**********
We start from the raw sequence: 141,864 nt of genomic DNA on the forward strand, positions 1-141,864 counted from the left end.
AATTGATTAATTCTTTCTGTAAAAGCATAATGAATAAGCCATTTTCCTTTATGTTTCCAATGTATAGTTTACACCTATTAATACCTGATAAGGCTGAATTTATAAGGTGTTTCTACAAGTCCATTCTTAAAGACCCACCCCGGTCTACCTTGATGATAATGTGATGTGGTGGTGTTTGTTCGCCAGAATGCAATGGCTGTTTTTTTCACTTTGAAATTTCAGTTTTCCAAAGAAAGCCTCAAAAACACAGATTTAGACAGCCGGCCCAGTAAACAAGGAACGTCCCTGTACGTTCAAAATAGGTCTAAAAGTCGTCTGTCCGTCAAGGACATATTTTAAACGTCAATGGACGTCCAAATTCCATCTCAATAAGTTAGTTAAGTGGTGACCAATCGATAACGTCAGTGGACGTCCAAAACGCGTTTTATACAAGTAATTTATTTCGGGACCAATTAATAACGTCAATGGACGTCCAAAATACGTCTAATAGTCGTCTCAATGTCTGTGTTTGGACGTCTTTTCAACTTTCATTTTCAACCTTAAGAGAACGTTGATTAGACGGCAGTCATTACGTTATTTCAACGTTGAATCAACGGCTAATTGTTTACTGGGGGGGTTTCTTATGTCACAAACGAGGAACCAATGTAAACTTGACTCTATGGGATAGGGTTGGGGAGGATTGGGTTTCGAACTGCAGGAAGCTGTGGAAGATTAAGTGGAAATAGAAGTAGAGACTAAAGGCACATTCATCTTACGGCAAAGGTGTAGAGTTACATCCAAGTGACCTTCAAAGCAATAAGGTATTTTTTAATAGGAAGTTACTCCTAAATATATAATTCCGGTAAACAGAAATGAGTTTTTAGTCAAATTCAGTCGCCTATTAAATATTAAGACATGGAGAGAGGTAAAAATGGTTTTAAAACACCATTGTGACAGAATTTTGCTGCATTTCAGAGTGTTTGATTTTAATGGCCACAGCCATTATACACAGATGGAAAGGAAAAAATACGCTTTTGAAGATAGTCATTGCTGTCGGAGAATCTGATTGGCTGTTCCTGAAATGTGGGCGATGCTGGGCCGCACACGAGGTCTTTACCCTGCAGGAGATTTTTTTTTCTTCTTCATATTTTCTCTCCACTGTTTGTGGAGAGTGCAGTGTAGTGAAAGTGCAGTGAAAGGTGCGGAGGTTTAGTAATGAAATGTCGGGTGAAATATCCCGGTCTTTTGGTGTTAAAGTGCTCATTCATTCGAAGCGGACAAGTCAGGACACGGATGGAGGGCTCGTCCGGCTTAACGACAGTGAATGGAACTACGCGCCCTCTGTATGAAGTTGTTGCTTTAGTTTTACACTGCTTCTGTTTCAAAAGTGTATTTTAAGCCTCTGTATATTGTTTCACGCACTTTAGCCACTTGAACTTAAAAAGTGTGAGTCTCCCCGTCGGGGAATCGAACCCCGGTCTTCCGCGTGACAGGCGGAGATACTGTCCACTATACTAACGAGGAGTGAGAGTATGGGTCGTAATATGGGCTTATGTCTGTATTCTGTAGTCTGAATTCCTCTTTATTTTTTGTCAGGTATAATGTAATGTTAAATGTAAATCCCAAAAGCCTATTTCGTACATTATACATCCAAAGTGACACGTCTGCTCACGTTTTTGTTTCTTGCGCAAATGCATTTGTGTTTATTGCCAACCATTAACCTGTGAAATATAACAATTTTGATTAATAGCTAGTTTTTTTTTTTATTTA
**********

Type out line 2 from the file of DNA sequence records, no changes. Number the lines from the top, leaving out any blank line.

AATTGATTAATTCTTTCTGTAAAAGCATAATGAATAAGCCATTTTCCTTTATGTTTCCAATGTATAGTTTACACCTATTAATACCTGATAAGGCTGAATTTATAAGGTGTTTCTACAAGTCCATTCTTAAAGACCCACCCCGGTCTACCTTGATGATAATGTGATGTGGTGGTGTTTGTTCGCCAGAATGCAATGGCTGTTTTTTTCACTTTGAAATTTCAGTTTTCCAAAGAAAGCCTCAAAAACACAGATTTAGACAGCCGGCCCAGTAAACAAGGAACGTCCCTGTACGTTCAAAATAGGTCTAAAAGTCGTCTGTCCGTCAAGGACATATTTTAAACGTCAATGGACGTCCAAATTCCATCTCAATAAGTTAGTTAAGTGGTGACCAATCGATAACGTCAGTGGACGTCCAAAACGCGTTTTATACAAGTAATTTATTTCGGGACCAATTAATAACGTCAATGGACGTCCAAAATACGTCTAATAGTCGTCTCAATGTCTGTGTTTGGACGTCTTTTCAACTTTCATTTTCAACCTTAAGAGAACGTTGATTAGACGGCAGTCATTACGTTATTTCAACGTTGAATCAACGGCTAATTGTTTACTGGGGGGGTTTCTTATGTCACAAACGAGGAACCAATGTAAACTTGACTCTATGGGATAGGGTTGGGGAGGATTGGGTTTCGAACTGCAGGAAGCTGTGGAAGATTAAGTGGAAATAGAAGTAGAGACTAAAGGCACATTCATCTTACGGCAAAGGTGTAGAGTTACATCCAAGTGACCTTCAAAGCAATAAGGTATTTTTTAATAGGAAGTTACTCCTAAATATATAATTCCGGTAAACAGAAATGAGTTTTTAGTCAAATTCAGTCGCCTATTAAATATTAAGACATGGAGAGAGGTAAAAATGGTTTTAAAACACCATTGTGACAGAATTTTGCTGCATTTCAGAGTGTTTGATTTTAATGGCCACAGCCATTATACACAGATGGAAAGGAAAAAATACGCTTTTGAAGATAGTCATTGCTGTCGGAGAATCTGATTGGCTGTTCCTGAAATGTGGGCGATGCTGGGCCGCACACGAGGTCTTTACCCTGCAGGAGATTTTTTTTTCTTCTTCATATTTTCTCTCCACTGTTTGTGGAGAGTGCAGTGTAGTGAAAGTGCAGTGAAAGGTGCGGAGGTTTAGTAATGAAATGTCGGGTGAAATATCCCGGTCTTTTGGTGTTAAAGTGCTCATTCATTCGAAGCGGACAAGTCAGGACACGGATGGAGGGCTCGTCCGGCTTAACGACAGTGAATGGAACTACGCGCCCTCTGTATGAAGTTGTTGCTTTAGTTTTACACTGCTTCTGTTTCAAAAGTGTATTTTAAGCCTCTGTATATTGTTTCACGCACTTTAGCCACTTGAACTTAAAAAGTGTGAGTCTCCCCGTCGGGGAATCGAACCCCGGTCTTCCGCGTGACAGGCGGAGATACTGTCCACTATACTAACGAGGAGTGAGAGTATGGGTCGTAATATGGGCTTATGTCTGTATTCTGTAGTCTGAATTCCTCTTTATTTTTTGTCAGGTATAATGTAATGTTAAATGTAAATCCCAAAAGCCTATTTCGTACATTATACATCCAAAGTGACACGTCTGCTCACGTTTTTGTTTCTTGCGCAAATGCATTTGTGTTTATTGCCAACCATTAACCTGTGAAATATAACAATTTTGATTAATAGCTAGTTTTTTTTTTTATTTA